Sergei Altukhov, a Russian lawmaker, confirmed that the lower chamber is working on a draft amendment to establish a national crypto exchange. On November 23, it was reported that members of the Russian parliament's lower chamber, the Duma, were in talks with market stakeholders about amending the country's existing crypto legislation 'On digital financial assets.'
Representatives from the Ministry of Finance and the Central Bank - industry regulators - were not present, according to one of the interlocutors. At first a document will be prepared. This document will take into account the market's position before submitting it for discussion to the government and the Bank of Russia.
Altukhov said, "It makes no sense to pretend that cryptocurrencies do not exist, but the problem is that it circulates in a large stream outside of government regulation…These are billions of rubles of lost budget revenues in the form of taxes…And this division, which will work within the framework of a respected organization with great traditions, accustomed to actively interacting with the central bank, in my opinion, will best of all cope with the task of carrying out operations with cryptocurrency."
Earlier in June this year, Altukhov hinted that Russia might launch a crypto platform based on Moscow Exchange standards. He also believes that such a trading venue should exist only if the central bank closely monitors it. Furthermore, a bill to legalise crypto mining and the sale of mined crypto was introduced to the Duma earlier this month.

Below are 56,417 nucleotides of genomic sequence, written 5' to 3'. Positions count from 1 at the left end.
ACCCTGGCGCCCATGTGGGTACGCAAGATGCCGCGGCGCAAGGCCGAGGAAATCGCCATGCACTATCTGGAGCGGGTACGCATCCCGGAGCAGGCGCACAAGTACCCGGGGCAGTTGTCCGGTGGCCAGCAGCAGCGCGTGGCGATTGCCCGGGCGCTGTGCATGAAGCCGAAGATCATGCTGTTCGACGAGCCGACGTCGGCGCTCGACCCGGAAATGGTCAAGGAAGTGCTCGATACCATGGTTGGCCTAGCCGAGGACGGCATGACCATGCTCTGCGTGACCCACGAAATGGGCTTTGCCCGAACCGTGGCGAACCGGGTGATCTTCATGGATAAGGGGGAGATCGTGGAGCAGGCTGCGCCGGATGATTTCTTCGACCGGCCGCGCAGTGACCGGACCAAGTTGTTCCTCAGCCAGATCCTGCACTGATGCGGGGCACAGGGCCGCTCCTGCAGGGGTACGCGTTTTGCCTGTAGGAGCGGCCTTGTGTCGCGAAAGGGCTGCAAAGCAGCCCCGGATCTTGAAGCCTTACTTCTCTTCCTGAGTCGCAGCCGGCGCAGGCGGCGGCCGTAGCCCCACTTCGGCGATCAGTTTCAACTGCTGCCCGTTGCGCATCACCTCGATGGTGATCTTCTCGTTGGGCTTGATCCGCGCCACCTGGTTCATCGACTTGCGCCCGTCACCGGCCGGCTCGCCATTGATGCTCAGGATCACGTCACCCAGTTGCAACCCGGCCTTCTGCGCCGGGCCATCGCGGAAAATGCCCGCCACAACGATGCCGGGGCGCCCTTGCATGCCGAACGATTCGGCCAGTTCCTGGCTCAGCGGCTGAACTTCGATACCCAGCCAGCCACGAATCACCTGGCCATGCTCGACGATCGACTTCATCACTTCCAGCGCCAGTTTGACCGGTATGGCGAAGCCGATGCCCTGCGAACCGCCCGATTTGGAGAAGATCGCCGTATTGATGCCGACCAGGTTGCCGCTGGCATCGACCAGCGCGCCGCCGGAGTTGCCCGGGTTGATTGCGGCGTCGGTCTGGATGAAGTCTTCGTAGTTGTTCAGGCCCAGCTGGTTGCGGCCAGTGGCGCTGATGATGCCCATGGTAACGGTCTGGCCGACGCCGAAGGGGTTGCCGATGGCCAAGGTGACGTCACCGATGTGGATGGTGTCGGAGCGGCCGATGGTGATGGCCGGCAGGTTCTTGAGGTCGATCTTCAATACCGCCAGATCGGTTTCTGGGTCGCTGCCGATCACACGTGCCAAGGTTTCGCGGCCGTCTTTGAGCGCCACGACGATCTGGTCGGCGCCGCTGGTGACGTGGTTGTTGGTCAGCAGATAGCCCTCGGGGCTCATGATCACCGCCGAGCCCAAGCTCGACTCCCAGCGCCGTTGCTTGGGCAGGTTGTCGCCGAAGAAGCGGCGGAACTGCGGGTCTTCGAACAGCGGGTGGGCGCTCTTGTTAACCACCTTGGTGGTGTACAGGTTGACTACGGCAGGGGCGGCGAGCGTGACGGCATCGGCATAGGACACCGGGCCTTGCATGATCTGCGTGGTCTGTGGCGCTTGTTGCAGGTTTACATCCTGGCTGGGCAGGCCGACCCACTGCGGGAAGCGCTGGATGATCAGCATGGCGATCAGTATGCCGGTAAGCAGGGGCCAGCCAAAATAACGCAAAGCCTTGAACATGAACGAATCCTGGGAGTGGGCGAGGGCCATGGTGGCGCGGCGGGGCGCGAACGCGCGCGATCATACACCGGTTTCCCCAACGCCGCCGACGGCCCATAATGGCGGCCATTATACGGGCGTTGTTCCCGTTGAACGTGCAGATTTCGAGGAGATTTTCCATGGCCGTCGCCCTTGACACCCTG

The bill would create a Russian platform for crypto sales. However, local miners would be able to use foreign platforms as well. Transactions in the latter case would be exempt from Russian currency controls and regulations, but they would have to be reported to the Russian tax service. Elvira Nabiullina, Governor of Russia's Central Bank (CBR), reiterated her country's hardline stance on crypto assets on November 10.
She said, "Regarding crypto, we are in favor of the development of digital financial assets, and the digitalization of finance…But digital financial assets are not limited to crypto, to private cryptocurrencies. We have not changed our position that private cryptocurrencies - for which it is not clear who is responsible, or how responsible, which are opaque and carry high risks of volatility - should not be used in settlements."
Shashank is founder at yMedia. He ventured into crypto in 2013 and is an ETH maximalist.